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The story spun out of control because it quickly came out that the House leadership, with Hastert at the very top, had been at best sluggish in addressing warnings about Foley's conduct.
There had been a lot of warnings, some only suggestive, some a matter of other members of the House going to the Speaker's office with their concerns. In the hothouse environment of the impending election in which it seemed more than likely, though by no means certain, that Republicans would lose their majority it became a full-blown media-political circus. Foley eventually resigned and went back to his life in Florida.
Hastert, through the entire drama, was awkward and slow to react or be clear or particularly convincing about what was known.
We don't have any convictions yet. Indeed, any statute of limitations has almost certainly lapsed. So we can't be certain of anything and we have few details. But it seems clear that Hastert himself had enough of a history of sexual abuse (though we don't know the ages yet) that he was willing to pay $3.5 million to keep it covered up.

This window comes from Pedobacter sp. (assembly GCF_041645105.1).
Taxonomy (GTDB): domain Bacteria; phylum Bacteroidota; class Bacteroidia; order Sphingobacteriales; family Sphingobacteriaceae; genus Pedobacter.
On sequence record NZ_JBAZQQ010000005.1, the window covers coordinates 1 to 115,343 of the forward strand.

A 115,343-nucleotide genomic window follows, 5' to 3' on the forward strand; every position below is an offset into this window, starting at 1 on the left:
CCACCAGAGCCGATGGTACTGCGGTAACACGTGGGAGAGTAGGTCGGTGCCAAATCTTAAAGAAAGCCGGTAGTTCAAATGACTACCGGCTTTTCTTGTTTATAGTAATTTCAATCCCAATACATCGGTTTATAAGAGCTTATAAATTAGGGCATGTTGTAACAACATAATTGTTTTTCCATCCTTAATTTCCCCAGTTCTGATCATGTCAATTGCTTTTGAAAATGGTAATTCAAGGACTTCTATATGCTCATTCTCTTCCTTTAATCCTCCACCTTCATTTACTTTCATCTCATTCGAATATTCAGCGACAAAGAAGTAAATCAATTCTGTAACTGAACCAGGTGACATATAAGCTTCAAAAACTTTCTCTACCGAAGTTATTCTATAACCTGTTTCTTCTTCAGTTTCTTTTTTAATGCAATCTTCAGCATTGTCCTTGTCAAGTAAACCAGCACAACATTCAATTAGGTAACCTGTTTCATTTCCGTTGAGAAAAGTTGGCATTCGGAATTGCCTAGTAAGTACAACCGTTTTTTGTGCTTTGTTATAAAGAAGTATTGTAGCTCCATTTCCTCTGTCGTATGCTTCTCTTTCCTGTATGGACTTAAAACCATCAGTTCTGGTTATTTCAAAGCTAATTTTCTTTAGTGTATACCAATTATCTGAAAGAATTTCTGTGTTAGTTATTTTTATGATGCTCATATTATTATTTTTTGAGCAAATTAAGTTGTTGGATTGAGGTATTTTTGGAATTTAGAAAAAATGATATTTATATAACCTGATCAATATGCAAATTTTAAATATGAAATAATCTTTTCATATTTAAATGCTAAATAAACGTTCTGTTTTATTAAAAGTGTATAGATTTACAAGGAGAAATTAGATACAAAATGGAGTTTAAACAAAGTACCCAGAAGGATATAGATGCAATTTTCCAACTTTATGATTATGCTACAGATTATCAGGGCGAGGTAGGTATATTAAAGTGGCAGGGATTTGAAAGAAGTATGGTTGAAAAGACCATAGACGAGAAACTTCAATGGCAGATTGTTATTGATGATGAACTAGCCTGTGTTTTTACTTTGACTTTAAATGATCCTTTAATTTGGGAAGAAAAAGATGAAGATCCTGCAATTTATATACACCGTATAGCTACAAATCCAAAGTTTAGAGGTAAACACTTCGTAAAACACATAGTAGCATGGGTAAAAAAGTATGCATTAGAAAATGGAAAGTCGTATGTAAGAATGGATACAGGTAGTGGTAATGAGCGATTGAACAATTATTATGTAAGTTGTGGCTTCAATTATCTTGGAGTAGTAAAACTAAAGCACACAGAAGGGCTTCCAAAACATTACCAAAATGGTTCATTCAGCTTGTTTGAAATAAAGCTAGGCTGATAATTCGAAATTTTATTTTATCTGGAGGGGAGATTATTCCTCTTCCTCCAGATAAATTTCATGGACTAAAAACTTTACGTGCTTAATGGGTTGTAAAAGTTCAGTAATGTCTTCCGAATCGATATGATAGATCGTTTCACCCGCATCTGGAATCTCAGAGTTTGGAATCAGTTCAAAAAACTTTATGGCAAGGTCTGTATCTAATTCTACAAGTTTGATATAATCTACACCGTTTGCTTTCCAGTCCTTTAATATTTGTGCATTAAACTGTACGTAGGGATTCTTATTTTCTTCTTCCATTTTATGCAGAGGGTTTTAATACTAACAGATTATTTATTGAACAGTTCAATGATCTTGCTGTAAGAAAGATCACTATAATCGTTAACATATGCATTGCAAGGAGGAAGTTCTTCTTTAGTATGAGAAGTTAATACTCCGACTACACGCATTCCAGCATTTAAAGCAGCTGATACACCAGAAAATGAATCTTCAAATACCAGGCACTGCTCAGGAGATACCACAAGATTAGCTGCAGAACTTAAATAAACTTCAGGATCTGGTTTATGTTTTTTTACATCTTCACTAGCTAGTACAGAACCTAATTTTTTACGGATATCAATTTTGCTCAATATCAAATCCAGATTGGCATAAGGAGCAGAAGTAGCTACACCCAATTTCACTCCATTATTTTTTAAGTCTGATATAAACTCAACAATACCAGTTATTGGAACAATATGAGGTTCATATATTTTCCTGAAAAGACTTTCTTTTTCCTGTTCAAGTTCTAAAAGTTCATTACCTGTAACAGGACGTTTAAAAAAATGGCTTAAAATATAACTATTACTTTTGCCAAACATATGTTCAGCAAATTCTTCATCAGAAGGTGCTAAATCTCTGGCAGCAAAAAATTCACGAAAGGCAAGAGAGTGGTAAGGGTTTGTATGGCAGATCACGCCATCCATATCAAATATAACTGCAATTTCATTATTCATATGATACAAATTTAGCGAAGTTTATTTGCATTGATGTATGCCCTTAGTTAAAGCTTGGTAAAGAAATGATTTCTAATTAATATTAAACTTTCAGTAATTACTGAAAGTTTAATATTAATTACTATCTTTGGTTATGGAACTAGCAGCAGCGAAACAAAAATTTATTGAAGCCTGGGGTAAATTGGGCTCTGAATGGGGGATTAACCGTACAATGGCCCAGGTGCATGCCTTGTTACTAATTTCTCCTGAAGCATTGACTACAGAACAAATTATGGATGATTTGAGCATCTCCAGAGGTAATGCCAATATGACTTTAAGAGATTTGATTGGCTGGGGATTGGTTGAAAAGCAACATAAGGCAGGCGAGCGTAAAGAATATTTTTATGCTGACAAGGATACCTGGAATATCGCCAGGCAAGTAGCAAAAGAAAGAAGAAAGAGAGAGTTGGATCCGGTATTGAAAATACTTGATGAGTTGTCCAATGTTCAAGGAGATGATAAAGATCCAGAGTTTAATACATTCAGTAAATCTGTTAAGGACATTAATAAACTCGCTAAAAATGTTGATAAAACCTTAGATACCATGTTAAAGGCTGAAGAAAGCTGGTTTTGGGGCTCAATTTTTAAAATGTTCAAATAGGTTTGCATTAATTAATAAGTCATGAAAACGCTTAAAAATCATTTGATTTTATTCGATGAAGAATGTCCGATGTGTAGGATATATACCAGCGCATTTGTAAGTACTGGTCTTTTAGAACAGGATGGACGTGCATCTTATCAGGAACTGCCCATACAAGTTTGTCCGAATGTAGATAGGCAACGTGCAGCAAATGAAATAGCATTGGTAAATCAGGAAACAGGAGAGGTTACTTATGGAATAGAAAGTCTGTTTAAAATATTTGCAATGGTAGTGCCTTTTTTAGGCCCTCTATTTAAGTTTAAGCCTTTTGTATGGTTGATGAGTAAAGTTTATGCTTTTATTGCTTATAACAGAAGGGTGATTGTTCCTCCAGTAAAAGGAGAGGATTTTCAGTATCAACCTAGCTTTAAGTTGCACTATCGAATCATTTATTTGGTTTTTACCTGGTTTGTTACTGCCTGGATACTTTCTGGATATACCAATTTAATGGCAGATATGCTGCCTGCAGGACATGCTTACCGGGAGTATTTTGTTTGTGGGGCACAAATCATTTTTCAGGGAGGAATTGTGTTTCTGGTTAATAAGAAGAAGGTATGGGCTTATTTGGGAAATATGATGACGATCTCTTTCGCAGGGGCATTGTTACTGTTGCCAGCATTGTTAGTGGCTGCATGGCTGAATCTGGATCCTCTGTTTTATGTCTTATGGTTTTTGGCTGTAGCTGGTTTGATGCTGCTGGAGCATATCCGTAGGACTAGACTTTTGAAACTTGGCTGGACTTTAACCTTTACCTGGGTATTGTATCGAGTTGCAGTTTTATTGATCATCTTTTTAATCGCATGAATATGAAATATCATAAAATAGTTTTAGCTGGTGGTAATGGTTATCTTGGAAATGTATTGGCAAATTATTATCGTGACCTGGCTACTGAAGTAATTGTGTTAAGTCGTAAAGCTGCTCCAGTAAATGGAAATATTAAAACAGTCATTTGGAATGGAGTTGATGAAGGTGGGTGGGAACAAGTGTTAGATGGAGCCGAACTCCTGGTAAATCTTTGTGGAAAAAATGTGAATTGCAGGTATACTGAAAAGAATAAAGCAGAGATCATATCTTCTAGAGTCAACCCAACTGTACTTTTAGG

Adding this fact puts the whole Foley scandal in a dramatically different light - at least at the level of irony and perhaps more.
Looking back, it is hard to believe Hastert didn't go through the weeks of the Foley scandal something like petrified that his own history would be kicked up in the storm of the Foley revelations. Indeed, this new information might explain his own awkward and oddly tentative response.
Set aside whether this past had any role in Hastert's office's laggard response to warnings about Foley. Hastert was hiding an explosive secret. He must have been terrified of exposure. A thundering denunciation of Foley would seem like the kind of move which almost would have invited a past victim to step forward. Perhaps that explains his reticence. At this point there's no way to know.